Former Labour Cabinet Minister calls for proper recognition of English interests
John Denham, the former Labour MP and a former Labour Cabinet Minister, who is now the Professor of English Identity and Politics at Winchester University has called for recognition within Labour of the English nationalist movement. In doing so of course he admits that at present the Labour Party doesn’t properly recognise England at all, and is reluctant to mention the ‘E’ word, let alone give us our rights as English people.
His article is a good one, and I put it below, but one area of course that is not mentioned at all is the idea of the English Nation.
Labour are willing to discuss the idea of the Scottish Nation and the Welsh Nation, but they are not prepared to recognise the ideas that England has its own Nation - let alone the English Nation has its own country, namely England!
It has been interesting also to see that John Denham has encountered flak from Far-Leftists within the Labour Party who do not like him raising the ‘E’ word!
His intervention is therefore welcome for the health and progress of the English movement – even if he feels he can’t fully come out as an English nationalist yet!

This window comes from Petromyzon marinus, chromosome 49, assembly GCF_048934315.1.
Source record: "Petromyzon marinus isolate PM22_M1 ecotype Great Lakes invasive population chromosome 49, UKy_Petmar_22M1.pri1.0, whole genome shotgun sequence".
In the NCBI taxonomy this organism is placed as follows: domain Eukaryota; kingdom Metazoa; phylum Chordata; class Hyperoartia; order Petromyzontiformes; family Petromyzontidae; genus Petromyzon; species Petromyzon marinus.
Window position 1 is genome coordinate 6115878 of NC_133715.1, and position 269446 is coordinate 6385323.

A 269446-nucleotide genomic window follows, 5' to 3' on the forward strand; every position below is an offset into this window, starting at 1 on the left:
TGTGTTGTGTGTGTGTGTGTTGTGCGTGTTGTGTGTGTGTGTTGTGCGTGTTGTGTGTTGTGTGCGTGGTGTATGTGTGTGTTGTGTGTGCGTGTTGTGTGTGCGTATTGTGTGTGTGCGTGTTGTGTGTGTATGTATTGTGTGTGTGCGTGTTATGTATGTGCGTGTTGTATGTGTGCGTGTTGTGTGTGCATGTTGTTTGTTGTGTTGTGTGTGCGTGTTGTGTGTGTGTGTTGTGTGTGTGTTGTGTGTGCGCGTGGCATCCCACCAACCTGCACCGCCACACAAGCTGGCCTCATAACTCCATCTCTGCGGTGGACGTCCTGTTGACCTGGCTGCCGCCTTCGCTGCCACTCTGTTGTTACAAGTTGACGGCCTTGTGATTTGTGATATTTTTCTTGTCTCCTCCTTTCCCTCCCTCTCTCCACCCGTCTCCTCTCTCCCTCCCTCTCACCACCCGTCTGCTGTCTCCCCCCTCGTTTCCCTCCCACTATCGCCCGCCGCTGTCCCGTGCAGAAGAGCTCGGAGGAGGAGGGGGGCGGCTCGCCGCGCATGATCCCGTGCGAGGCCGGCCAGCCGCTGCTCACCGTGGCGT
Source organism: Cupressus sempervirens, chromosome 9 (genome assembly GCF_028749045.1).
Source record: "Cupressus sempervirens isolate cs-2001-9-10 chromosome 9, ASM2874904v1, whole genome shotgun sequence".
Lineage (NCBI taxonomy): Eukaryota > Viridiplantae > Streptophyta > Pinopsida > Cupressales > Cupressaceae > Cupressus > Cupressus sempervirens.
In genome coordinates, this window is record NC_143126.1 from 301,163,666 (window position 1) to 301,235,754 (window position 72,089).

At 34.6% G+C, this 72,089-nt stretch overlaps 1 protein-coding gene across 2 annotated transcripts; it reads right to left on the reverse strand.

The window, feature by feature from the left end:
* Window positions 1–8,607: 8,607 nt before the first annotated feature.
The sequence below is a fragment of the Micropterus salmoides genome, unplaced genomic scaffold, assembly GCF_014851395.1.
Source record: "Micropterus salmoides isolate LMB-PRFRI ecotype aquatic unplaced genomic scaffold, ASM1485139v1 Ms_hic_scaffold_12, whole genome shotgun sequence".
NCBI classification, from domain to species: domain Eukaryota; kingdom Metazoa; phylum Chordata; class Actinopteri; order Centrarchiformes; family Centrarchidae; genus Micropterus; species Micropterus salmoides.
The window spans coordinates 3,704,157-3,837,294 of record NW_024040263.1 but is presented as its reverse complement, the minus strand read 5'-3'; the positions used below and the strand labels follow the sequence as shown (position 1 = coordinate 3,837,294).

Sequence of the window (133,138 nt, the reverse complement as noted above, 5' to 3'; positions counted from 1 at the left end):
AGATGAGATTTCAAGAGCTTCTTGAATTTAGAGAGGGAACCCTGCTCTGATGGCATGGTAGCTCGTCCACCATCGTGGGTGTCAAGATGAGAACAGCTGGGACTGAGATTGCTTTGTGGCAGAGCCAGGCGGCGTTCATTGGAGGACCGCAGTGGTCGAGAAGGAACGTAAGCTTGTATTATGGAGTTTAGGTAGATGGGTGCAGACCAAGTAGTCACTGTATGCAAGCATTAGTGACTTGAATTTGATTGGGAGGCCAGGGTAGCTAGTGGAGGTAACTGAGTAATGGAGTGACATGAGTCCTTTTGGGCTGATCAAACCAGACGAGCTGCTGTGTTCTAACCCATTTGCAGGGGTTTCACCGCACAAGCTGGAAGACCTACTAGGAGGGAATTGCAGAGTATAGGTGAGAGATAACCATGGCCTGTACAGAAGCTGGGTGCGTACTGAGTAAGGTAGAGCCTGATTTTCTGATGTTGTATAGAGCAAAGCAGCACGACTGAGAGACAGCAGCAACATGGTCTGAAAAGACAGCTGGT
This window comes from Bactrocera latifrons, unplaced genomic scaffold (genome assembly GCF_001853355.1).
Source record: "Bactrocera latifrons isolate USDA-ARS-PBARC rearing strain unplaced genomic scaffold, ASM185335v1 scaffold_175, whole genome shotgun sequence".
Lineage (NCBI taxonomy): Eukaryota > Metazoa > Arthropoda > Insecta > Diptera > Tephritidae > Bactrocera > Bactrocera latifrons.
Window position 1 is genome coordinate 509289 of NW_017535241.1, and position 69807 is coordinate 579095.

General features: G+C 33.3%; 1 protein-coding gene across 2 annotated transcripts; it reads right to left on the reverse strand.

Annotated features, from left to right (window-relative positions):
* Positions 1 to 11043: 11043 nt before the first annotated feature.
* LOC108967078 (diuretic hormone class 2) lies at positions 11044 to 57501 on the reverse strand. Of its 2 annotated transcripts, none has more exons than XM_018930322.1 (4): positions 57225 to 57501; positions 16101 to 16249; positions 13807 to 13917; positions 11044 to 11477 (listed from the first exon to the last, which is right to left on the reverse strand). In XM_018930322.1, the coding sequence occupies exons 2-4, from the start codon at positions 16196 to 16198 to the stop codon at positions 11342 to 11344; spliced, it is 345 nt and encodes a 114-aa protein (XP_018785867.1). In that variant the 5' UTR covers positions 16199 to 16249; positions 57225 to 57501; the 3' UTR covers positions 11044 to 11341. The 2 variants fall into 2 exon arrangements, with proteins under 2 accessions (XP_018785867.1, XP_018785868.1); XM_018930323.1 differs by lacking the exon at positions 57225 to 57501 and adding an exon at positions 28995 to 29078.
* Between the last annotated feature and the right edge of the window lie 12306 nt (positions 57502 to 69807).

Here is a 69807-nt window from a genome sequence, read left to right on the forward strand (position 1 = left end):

Below is the article. What do you think?
20 years ago, Parliament was debating the Scotland Bill. Within months, both Wales and Scotland were well on the way to their own elected governments. From then onwards, England’s education, health, social care, bus, environment and agriculture policy was distinct from that of its neighbours.
Reading Labour’s recently published 2018 policy consultation, you would never know devolution had even happened. Of eight papers, only one – on health – can even bring itself to use the word ‘England’. The policy consultation is a constitutional dog’s breakfast that ignores the challenges of making policy within a devolved UK. Most documents seem to refer to England, but don’t say so. Others wander blindly across UK, devolved and unresolved policy areas without asking party members how to manage the complications that will inevitably arise.